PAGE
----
For more than 15 years, Tufts junior Jack McDermott has been visiting a speech therapist, working hard to try and find his voice. As he’s continued to make progress, however, he realized he wanted to help others do the same, launching Balbus Speech in hopes to innovate speech therapy.
The company’s first app, Speech4Good, has attracted more than 1,300 downloads since launching just over a year ago. Through Speech4Good, users can visualize their speech in real time on a digital speech graph, formally known as an oscilloscope, and then listen to themselves at a delayed interval through a delayed auditory feedback (DAF) setting. The oscilloscope allows users to focus on something visually and shows them when they’re stuttering, while the DAF is simultaneously forcing them to speak more slowly. Users can also record and catalog their sessions, and later email them to their speech therapist.
After seeing such quick success with Speech4Good, McDermott decided to expand Balbus Speech’s offerings. The company’s latest iOS app has hit the App Store today, called Fluently. Available on the iPad, iPhone and iPod Touch, Fluently is designed to help people who stutter, as well as those with articulation, voicing and other speech disorders practice their speech therapy on the go.
Fluently sprang from a secondary feature McDermott tossed into Speech4Good, yet kept hearing his customers rave the most about. “I knew my next app would be a visual cue for speech therapy,” he says, which is exactly that.
Fluently integrates a proprietary voice-processing algorithm to detect real-time fluctuations in speech. When a user’s speech is stuttered, pushed or spoken harshly, the app displays a visual cue, which changes from a green to red light.
After speaking with students and clinicians at the New England Fluency Program, McDermott designed Fluently to monitor “easy onset.” With easy onset, people are urged to speak their first sounds easily, so they can glide into their words. McDermott says his own speech therapists had him practice “slow and gentle beginnings to sounds,” because “people who stutter are more likely to do it on their first sound.”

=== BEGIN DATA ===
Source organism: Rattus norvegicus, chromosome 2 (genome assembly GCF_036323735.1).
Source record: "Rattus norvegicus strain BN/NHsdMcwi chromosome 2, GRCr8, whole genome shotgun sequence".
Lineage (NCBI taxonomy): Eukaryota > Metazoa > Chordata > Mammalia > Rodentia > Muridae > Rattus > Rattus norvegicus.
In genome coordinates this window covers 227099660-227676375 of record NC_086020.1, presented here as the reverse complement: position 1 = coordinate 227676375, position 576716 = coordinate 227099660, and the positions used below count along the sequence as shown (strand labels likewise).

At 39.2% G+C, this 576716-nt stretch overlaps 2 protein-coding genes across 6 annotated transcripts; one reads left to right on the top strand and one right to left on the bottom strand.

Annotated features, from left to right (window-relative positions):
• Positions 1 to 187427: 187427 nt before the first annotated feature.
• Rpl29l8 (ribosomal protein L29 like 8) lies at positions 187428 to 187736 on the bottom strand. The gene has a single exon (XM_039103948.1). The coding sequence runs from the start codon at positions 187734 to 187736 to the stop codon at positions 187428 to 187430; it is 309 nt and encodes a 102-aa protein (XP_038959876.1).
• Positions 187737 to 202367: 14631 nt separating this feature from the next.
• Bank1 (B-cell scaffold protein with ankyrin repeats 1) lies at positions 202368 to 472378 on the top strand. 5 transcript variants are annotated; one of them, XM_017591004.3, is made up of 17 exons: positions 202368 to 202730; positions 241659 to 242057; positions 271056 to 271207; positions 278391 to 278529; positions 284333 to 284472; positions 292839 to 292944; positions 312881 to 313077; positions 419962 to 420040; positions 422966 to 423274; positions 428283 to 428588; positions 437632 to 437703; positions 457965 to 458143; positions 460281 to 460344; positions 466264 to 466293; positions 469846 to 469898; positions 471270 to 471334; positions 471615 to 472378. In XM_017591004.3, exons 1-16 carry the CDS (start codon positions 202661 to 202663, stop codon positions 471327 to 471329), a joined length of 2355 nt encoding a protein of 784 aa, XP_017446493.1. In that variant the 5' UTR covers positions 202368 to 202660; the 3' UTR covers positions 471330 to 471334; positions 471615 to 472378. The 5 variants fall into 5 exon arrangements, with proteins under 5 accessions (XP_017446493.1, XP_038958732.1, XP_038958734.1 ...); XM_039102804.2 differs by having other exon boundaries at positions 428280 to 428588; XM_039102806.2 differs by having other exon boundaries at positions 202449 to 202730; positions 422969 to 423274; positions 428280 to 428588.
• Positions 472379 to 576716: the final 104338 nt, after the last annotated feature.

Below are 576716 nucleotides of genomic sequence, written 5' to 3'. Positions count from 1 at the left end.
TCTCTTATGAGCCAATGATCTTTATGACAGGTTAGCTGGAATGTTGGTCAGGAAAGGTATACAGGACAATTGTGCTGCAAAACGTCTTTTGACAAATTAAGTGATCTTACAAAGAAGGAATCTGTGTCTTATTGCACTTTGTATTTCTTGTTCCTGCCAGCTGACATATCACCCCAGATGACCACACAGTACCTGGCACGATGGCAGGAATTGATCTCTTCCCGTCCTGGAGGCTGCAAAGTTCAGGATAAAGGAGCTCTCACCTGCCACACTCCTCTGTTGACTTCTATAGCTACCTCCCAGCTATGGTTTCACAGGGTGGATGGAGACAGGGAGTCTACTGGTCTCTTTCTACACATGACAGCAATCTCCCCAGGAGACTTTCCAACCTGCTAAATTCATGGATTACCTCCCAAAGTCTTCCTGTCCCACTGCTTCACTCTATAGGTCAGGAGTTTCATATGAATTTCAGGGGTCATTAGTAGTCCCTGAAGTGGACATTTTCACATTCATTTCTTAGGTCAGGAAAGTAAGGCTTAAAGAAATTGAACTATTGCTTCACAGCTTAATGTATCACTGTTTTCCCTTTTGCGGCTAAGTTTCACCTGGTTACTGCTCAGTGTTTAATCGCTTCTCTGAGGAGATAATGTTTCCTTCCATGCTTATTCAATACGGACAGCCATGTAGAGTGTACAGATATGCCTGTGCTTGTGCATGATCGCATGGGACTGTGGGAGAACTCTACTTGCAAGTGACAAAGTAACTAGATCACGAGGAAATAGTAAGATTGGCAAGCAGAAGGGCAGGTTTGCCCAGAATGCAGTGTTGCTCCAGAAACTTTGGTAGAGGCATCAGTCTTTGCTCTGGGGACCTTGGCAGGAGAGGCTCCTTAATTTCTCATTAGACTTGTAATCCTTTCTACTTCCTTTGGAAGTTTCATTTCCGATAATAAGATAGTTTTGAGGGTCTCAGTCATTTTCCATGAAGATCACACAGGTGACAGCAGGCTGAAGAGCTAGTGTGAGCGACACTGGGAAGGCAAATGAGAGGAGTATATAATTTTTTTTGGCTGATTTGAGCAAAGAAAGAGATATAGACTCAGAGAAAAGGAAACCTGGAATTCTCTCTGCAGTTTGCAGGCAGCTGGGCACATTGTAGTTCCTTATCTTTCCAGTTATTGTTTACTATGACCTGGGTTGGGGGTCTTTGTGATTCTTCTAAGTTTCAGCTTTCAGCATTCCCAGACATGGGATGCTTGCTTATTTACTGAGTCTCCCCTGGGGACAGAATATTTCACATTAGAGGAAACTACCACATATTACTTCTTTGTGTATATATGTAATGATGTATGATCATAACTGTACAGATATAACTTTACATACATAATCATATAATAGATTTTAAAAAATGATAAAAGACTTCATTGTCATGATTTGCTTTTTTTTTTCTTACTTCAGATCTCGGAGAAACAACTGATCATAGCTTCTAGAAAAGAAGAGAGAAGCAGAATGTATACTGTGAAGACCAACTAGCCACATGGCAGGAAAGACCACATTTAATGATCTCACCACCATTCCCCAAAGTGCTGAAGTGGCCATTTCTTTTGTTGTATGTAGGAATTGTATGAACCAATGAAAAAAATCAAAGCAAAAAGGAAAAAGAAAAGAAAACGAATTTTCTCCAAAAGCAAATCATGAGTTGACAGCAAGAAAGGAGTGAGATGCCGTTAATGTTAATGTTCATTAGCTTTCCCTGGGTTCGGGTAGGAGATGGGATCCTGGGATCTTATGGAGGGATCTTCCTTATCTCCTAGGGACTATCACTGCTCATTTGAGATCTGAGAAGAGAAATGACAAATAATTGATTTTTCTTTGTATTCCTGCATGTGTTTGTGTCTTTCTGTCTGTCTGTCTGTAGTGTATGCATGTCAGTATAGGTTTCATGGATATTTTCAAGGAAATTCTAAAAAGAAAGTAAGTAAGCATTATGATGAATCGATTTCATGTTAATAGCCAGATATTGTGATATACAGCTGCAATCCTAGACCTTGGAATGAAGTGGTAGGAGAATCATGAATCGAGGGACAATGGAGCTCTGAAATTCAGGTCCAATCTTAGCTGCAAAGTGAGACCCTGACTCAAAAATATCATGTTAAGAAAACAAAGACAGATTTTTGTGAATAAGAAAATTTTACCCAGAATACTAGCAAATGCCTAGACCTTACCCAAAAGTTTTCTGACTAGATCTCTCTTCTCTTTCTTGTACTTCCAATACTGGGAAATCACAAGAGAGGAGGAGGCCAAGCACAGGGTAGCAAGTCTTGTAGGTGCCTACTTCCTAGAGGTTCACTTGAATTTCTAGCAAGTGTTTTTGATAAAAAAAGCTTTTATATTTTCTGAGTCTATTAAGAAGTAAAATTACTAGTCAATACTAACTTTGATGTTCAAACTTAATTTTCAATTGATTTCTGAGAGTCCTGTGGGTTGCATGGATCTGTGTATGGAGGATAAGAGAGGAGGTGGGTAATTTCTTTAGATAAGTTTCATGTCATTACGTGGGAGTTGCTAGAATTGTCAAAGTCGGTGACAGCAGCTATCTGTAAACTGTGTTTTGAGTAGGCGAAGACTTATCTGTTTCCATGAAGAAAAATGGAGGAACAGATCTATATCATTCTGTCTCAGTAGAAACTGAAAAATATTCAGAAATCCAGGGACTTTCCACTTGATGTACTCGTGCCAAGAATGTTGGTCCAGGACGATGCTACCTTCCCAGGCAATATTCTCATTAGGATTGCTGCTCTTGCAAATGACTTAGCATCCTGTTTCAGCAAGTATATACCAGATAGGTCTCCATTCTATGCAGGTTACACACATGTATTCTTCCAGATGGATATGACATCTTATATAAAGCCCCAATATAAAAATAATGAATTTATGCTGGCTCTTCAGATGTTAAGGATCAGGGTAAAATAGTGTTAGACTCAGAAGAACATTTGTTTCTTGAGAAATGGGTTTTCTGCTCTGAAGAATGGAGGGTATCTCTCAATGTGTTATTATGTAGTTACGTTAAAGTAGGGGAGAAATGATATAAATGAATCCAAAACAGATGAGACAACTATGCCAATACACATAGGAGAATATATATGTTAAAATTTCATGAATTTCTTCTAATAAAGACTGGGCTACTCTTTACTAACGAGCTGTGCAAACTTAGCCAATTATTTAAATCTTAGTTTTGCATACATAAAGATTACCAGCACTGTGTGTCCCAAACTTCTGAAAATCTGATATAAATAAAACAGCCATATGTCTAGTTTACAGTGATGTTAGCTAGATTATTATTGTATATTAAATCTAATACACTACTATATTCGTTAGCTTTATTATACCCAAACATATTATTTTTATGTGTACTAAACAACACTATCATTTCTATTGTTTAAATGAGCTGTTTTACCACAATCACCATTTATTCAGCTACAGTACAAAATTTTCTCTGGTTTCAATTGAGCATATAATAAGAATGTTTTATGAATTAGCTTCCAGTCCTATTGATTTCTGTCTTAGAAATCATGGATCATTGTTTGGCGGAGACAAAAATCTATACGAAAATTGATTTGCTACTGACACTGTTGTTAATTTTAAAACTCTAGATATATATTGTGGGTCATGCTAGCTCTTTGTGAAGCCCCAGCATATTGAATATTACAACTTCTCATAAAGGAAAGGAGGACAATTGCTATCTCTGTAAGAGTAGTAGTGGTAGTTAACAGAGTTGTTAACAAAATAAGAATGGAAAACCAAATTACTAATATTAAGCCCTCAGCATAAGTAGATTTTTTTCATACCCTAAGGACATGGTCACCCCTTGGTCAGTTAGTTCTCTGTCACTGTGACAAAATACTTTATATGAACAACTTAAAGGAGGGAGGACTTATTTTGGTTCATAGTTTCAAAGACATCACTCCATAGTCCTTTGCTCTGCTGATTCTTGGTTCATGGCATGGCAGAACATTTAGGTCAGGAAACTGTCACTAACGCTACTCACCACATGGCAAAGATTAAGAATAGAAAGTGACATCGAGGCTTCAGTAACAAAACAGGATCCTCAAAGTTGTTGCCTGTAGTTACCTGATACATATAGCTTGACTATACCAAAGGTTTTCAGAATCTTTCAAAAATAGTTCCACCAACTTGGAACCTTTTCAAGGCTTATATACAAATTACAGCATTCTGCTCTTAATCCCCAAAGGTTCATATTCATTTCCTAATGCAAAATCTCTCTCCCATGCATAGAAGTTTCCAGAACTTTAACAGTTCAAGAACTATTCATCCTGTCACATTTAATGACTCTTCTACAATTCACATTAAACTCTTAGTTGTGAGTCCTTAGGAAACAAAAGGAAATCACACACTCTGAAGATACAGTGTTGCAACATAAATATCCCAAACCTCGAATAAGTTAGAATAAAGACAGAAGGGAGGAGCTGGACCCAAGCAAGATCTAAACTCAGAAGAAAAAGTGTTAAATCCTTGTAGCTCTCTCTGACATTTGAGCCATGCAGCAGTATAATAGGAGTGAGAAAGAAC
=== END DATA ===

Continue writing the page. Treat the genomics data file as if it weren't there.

When a user is not practicing easy onset, Fluently shuts off. For added accessibility, however, the app’s algorithm can be adjusted on a slider scale, allowing for increased or decreased sensitivity for each individual user.
“The hard thing is, when you’re practicing speech therapy, you say, ‘Try this, try that,’ but there’s nothing to show you when you’re doing it right,” McDermott says. Now speech therapists can use Fluently, and tell their students, “Let’s try and keep the green light on and ease into our sounds.”
“Stuttering and speech is such an auditory process,” McDermott acknowledges. “It’s hard to really gauge when you stutter or have a harder time speaking. We’re trying to make it more easy-to-see and more engaging for people who need more help speaking.”
Balbus Speech will continue developing apps, although McDermott says they’re moving away from building speech therapy apps “to apps that help people communicate in the real world.” He wants to see his apps being utilized more by the end user, as opposed to schools, teachers and speech therapists.
“There’s a lot going on for the future,” McDermott says, admitting he has one simple goal: to keep “selling and creating apps that help people speak more fluently.”
Fluently is available for $9.99 in the App Store. To purchase, click here.